Secondary Colours: Winsor Orange, Quinacridone Magenta, Permanent Magenta, Thioindigo Violet, Cobalt Violet, Permanent Mauve, Ultramarine Violet, Winsor Violet (Dioxazine), Cobalt Turquoises & Greens, Viridian, Winsor Greens, Oxide of Chromium, Green Gold.

The Most Transparent Colours

Using the most transparent colours allows each wash laid down to have the maximum influence on the next one. Infinite optical colour mixtures are possible. Addition of Gum Arabic will also increase transparency.

Transparent Colours:
Aureolin, Gamboge Genuine, Indian Yellow, Rose Doré, Quinacridone Red, Permanent Alizarin Crimson, Permanent Carmine, Rose Madder Genuine, Quinacridone Magenta, Purple Madder, Permanent Magenta, Thioindigo Violet, Winsor Violet (Dioxazine), Ultramarine (Green Shade), Winsor Blue (Red Shade), Antwerp Blue, Prussian Blue, Viridian, Winsor Green (Yellow Shade), Hooker’s Green, Permanent Sap Green, Olive Green, Green Gold, Raw Sienna, Quinacridone Gold, Perylene Maroon, Burnt Umber, Gum Arabic.

The Most Opaque Colours

Using the most opaque colours gives flatter washes and greater covering over previous washes. Opaque colours are also useful for toning down colour mixtures. For even greater opacity, try combining some Designers’ Gouache colours into your technique.

Opaque Colours: Lemon Yellow (Nickel Titanate), Cadmium Yellows, Orange and Reds, Vermilion Hue, Winsor Emerald, Oxide of Chromium, Cobalt Green (Yellow Shade), Naples Yellow, Naples Yellow Deep, Light Red, Venetian Red, Indian Red, Caput Mortuum Violet, Sepia, Indigo, Neutral Tint, Blue Black, Ivory Black, Lamp Black, Titanium White. All tints made with white.

David Easton

High Key (Bright) Colours

These are generally the colours with high tinting strength. High key palettes are popular with flower painters and for more abstract effects in water colour.

High Key Colours:
Bismuth Yellow, Cadmium Yellows, Orange and Reds, Quinacridone Reds and Violets, Winsor Violet (Dioxazine), Indanthrene Blue, Winsor colours, Titanium White.

David Easton

Low Key (Subdued) Colours

These are generally low tinting strength colours. Low key palettes are also achieved with tints (colour plus white) and shades (colour plus black).

Low Key Colours:
Antwerp Blue, Cerulean Blue, Cobalt Turquoise, Cobalt Green, Viridian, Terre Verte, Oxide of Chromium, Naples Yellow, Naples Yellow Deep, Raw Sienna, Light Red, Indian Red, Caput Mortuum Violet, Burnt Umber, Vandyke Brown, Sepia, Indigo, Payne’s Gray, Blacks, Davy’s Gray, Titanium White for tints.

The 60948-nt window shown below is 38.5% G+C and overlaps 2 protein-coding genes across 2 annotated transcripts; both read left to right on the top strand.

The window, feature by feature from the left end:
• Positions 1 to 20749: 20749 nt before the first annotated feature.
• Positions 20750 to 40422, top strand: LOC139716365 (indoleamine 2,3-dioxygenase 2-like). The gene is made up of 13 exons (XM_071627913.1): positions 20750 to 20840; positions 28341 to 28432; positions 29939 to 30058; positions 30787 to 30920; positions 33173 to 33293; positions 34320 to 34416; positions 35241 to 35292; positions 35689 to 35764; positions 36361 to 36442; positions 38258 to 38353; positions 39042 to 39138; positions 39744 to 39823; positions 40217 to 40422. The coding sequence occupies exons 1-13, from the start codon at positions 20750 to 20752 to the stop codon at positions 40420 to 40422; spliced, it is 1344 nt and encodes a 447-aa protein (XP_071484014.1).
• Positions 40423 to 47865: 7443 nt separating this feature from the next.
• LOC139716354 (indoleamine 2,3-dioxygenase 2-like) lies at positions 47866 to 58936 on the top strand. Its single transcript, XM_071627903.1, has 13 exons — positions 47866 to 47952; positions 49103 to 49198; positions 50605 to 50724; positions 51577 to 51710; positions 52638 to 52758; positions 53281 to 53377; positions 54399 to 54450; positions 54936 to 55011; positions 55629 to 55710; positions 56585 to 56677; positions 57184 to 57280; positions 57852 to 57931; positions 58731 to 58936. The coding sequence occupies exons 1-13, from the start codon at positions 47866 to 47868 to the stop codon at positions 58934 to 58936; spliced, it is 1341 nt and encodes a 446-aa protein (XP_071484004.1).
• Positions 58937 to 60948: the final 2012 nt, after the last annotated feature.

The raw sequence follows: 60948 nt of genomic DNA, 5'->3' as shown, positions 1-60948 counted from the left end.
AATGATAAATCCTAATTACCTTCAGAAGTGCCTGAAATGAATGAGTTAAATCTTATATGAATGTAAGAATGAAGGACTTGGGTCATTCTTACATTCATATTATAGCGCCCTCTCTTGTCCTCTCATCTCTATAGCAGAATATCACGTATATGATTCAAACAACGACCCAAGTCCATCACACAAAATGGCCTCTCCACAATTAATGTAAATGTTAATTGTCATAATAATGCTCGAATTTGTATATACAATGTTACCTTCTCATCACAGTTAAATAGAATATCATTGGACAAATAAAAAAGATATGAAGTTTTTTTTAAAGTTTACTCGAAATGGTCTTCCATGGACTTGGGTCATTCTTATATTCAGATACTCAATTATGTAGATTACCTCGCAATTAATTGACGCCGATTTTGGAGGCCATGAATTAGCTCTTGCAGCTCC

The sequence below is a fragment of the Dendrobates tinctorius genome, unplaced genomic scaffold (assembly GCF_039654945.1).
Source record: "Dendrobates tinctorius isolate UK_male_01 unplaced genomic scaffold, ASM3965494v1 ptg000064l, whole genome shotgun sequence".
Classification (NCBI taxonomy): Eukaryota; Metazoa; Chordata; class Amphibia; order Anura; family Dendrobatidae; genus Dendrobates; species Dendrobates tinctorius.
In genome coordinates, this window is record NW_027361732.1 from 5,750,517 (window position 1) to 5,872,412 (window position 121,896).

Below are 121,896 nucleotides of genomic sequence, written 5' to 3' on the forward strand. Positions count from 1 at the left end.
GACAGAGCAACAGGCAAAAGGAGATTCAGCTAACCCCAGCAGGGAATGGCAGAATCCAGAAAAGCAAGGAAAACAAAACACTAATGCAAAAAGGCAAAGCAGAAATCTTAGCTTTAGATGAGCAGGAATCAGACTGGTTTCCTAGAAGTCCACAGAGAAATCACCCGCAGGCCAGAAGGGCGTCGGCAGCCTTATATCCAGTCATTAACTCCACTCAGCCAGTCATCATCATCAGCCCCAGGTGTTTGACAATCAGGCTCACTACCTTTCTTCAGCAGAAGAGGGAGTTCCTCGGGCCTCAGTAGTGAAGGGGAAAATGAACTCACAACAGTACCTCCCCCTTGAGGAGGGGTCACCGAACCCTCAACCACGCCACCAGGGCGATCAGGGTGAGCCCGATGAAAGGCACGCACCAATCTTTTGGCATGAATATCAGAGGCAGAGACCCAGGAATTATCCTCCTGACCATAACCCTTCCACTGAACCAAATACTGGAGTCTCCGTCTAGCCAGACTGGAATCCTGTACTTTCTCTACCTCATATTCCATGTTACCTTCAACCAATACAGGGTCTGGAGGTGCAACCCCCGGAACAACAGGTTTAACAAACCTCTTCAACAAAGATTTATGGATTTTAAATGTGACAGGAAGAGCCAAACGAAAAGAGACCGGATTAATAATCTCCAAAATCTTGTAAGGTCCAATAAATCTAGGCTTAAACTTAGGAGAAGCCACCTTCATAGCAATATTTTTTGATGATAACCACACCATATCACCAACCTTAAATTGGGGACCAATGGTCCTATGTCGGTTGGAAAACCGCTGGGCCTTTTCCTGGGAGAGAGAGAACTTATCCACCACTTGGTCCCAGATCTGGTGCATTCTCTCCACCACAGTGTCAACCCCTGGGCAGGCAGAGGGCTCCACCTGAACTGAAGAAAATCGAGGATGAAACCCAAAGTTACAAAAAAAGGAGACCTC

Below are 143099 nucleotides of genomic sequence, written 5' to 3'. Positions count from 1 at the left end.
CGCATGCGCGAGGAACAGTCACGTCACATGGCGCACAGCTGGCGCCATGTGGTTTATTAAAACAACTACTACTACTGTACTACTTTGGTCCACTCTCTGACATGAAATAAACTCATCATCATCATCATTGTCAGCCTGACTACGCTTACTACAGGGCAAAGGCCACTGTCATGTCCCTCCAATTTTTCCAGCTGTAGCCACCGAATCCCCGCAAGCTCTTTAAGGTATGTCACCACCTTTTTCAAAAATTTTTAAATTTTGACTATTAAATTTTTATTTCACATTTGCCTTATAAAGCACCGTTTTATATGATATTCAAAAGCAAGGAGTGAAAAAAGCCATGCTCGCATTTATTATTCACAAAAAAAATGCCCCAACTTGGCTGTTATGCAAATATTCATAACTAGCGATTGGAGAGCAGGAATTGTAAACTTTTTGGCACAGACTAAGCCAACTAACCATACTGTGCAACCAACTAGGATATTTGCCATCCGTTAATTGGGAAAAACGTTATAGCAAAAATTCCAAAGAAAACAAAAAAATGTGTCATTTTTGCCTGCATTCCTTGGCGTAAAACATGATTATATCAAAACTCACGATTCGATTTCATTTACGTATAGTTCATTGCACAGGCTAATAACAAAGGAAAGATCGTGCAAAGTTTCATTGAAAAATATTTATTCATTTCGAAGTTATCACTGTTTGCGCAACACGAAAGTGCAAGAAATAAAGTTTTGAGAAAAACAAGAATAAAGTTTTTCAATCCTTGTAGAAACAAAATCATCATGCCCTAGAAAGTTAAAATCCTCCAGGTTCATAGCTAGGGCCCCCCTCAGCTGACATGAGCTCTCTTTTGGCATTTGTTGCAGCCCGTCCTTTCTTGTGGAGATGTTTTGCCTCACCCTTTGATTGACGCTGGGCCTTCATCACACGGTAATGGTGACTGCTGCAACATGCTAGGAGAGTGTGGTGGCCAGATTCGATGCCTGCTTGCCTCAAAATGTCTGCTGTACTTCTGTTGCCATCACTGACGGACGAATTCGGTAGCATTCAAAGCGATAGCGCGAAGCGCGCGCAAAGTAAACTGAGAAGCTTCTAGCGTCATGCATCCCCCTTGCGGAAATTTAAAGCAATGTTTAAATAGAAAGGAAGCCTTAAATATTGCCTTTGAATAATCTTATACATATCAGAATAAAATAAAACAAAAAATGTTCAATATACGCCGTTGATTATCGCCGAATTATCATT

Emma Pearce

Granulating Colours

The granulation of some colours is prized by watercolourists to achieve texture on the paper. The more colours are mixed together and the larger the quantity of water, the more granulation results. If you wish to minimise granulation, distilled water may help, to maximise this effect try using our Granulation Medium

Granulating Colours:
Cadmium Red, Cadmium Red Deep, Rose Madder Genuine, Cobalt Violet, Permanent Mauve, Ultramarine Violet, Cobalt Blue Deep, French Ultramarine, Cobalt Blue, Cerulean Blue, Manganese Blue Hue, Cobalt Green, Viridian, Oxide of Chromium, Raw Sienna, Raw Umber, Ivory Black.

Staining Colours

Lifting washes can mean anything from a complete wash down under a tap, to get a ‘smokey’ background, to the sponging out of a small area to lighten or rescue it. The following staining colours will stay in the paper and lift less easily than the other colours in your palette. The use of Gum Arabic will reduce the degree of staining. Generally Winsor & Newton water colour papers are more conducive to lifting than others.

Staining Colours:
Bismuth Yellow, Cadmium Yellows, Winsor Lemon, Transparent Yellow, Aureolin, Gamboge Genuine, Bright Red, Cadmium Scarlet, Scarlet Lake, Vermilion Hue, Cadmium Red, Winsor Red, Rose Doré, Permanent Alizarin Crimson, Alizarin Crimson, Permanent Carmine, Permanent Rose, Purple Madder, Permanent Magenta, Winsor Violet (Dioxazine), Winsor Blues, Prussian Blue, Winsor Greens, Winsor Emerald, Oxide of Chromium, Hooker’s Green, Permanent Sap Green, Olive Green, Gold Ochre, Quinacridone Gold, Venetian Red, Brown Madder, Perylene Maroon, Caput Mortuum Violet, Vandyke Brown, Indigo, Payne’s Gray, Neutral Tint, Gum Arabic.

Mediums

Mediums are used to create an even wider variety of techniques and effects.

Gum Arabic

Adding Gum Arabic to a water colour wash will have the following effects:

  • increase transparency and gloss to give greater brilliance of colour.
  • reduce the staining of pigments, making washes easier to lift.

 

Ox Gall

A few drops of Ox Gall added to your water pot will improve the wetting and flow of your first water colour washes on any hard sized papers. On soft sized papers it may increase the staining power of some pigments.

Aquapasto

Aquapasto is a gel medium which is added to tube water colour in proportions of up to 50%, before water is added. It provides water colours with a texture which can be scratched out or thickens washes and keeps them wetter longer by reducing the flow of the colour. It is excellent for blending multiple washes on the paper and reworking them as required. The reduction of flow also prevents two washes bleeding into each other - great for clouds and skies.